WHAT DID THEY EAT? WHERE DID THEY STAY?
As you may have noticed when examining “Amie Long’s recipes,” or rather, the recipes that correspond to Amie Long’s advertisement, that nineteenth-century ingredients and techniques are much the same as we use today. The most significant change has been how we procure our food. Mass-production and industrial canning of food did not come into practice until the late-nineteenth and early-twentieth centuries. Refrigerators did not come onto the domestic market until 1917. During the period of the Colored Conventions, people relied primarily on fresh produce and cooking from scratch. Ice boxes could be used to keep food cold, but it could not be kept as long as we do today. Nineteenth-century stores typically sold dry and imported goods, such as sugar, tea, coffee, and spices. Breads could either be made at home or purchased from a neighborhood baker. At the local market, buyers could obtain a variety of fresh foods, including: meats from a butcher, poultry, fish, butter, cheese, eggs, and produce. There were no cars, so buyers relied on horse-drawn carts or wagons or were limited to what they could carry home.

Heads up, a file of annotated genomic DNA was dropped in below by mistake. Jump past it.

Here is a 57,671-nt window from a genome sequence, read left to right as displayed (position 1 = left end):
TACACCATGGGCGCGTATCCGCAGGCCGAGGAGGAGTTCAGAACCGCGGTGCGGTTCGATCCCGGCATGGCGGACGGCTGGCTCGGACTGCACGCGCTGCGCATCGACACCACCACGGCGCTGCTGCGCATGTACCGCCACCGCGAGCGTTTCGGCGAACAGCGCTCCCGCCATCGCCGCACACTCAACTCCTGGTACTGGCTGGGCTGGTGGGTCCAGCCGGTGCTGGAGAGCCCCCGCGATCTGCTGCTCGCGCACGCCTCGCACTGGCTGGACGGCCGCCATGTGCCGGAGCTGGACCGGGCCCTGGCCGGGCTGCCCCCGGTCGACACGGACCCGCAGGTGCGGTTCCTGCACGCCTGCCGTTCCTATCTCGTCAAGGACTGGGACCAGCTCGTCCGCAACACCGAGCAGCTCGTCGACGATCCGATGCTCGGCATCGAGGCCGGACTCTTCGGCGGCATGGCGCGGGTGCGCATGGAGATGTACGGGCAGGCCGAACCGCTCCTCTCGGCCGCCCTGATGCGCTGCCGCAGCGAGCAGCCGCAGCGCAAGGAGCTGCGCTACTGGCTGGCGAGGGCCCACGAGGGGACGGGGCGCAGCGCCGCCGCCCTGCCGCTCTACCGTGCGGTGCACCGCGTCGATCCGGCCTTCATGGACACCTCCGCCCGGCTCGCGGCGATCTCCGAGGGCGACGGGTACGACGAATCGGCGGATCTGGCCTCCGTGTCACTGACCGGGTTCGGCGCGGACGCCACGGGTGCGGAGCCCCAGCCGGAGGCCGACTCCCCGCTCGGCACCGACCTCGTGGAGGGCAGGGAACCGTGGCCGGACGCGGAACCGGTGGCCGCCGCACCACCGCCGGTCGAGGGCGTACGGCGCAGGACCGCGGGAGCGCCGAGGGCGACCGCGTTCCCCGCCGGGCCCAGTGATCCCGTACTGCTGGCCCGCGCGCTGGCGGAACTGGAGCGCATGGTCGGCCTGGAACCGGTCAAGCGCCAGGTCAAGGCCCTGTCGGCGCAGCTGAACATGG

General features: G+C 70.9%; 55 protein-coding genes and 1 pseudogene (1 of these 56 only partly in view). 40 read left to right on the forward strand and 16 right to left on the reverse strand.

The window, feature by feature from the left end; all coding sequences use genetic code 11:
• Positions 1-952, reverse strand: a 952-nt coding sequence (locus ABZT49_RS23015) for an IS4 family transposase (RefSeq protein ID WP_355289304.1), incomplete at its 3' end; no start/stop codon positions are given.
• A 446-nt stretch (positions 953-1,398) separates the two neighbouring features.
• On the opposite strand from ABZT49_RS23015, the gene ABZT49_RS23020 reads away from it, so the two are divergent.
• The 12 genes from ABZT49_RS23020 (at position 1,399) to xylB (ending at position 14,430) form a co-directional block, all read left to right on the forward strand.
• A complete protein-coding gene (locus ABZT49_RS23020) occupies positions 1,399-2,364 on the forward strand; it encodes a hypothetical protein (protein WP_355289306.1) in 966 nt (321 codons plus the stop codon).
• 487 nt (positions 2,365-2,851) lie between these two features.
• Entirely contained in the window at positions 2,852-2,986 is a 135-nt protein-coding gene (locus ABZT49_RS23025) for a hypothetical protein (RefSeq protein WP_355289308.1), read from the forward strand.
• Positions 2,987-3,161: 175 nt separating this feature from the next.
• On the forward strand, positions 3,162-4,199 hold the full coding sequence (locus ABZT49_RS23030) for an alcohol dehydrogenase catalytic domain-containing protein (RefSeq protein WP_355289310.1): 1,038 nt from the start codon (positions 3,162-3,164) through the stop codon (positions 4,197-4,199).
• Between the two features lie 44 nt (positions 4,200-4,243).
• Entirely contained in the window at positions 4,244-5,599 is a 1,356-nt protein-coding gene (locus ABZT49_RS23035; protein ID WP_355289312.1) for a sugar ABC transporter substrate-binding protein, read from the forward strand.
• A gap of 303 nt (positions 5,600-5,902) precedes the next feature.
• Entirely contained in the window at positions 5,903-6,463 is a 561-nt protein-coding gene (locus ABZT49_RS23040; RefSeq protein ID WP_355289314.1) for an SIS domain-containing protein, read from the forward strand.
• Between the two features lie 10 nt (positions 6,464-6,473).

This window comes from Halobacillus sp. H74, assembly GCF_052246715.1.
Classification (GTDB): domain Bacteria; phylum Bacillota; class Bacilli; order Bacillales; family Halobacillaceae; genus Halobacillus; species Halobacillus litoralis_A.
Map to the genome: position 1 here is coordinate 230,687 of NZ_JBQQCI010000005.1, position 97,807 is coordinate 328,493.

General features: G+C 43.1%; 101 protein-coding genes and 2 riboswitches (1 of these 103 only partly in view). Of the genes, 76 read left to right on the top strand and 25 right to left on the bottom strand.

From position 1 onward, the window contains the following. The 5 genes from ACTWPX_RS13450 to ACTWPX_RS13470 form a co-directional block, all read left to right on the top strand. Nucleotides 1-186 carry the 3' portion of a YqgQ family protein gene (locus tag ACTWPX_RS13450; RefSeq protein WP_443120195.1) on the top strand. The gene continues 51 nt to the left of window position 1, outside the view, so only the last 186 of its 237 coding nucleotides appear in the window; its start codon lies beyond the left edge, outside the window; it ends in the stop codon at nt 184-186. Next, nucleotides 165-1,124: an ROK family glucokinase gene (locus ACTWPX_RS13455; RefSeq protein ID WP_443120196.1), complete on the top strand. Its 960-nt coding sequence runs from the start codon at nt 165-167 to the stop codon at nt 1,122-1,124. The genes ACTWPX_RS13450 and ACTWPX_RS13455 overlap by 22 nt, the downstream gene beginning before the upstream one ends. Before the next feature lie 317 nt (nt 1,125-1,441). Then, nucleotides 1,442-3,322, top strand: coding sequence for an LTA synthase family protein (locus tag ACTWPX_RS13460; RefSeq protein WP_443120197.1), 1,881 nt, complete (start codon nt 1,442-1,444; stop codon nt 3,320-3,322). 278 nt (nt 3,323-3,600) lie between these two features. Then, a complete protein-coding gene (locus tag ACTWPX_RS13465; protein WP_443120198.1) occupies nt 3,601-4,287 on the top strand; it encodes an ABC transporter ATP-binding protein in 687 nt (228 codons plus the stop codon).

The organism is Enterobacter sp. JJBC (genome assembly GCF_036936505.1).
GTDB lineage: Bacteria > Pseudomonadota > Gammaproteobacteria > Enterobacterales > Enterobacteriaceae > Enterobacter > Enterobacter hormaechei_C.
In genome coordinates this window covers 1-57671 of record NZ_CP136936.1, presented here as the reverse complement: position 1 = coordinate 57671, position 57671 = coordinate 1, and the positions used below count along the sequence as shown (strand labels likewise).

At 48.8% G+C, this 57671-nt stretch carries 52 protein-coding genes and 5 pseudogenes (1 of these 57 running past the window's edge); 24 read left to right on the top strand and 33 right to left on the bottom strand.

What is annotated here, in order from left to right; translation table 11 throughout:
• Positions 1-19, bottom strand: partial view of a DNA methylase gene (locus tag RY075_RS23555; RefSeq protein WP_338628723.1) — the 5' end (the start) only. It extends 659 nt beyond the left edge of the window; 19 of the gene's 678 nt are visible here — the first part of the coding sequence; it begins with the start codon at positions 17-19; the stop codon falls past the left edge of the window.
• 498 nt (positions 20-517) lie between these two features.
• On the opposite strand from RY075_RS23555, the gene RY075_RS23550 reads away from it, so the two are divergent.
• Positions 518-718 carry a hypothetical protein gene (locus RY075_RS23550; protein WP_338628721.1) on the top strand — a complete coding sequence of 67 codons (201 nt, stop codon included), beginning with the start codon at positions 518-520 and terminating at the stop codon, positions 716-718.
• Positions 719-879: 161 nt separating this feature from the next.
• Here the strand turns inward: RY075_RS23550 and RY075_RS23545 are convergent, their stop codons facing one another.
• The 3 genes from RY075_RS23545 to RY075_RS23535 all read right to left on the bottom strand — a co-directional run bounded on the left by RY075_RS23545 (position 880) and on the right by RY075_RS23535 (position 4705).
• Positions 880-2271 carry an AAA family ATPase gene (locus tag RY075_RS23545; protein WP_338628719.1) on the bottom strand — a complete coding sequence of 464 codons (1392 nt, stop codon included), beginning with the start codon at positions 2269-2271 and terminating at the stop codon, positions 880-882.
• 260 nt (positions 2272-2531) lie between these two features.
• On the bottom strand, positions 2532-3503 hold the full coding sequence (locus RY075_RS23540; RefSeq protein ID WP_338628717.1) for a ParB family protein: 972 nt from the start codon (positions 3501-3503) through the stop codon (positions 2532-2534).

Abby Fisher, What Mrs. Fisher Knows About Old Southern Cooking (San Francisco: Women’s Co-operative Printing Office, 1881; Reprinted with historical notes by Karen Hess (Applewood Books: Bedford, MA, 1995), 14.
Robert Roberts, “Trimming and Cleaning Lamps” in The House Servant’s Directory (New York: Munroe and Francis, 1827),
Ruth Schwartz Cowan, More Work for Mother: The Ironies of Household Technology from the Open Hearth to the Microwave (London: Free Association Books, 1989), 54, 61, 62.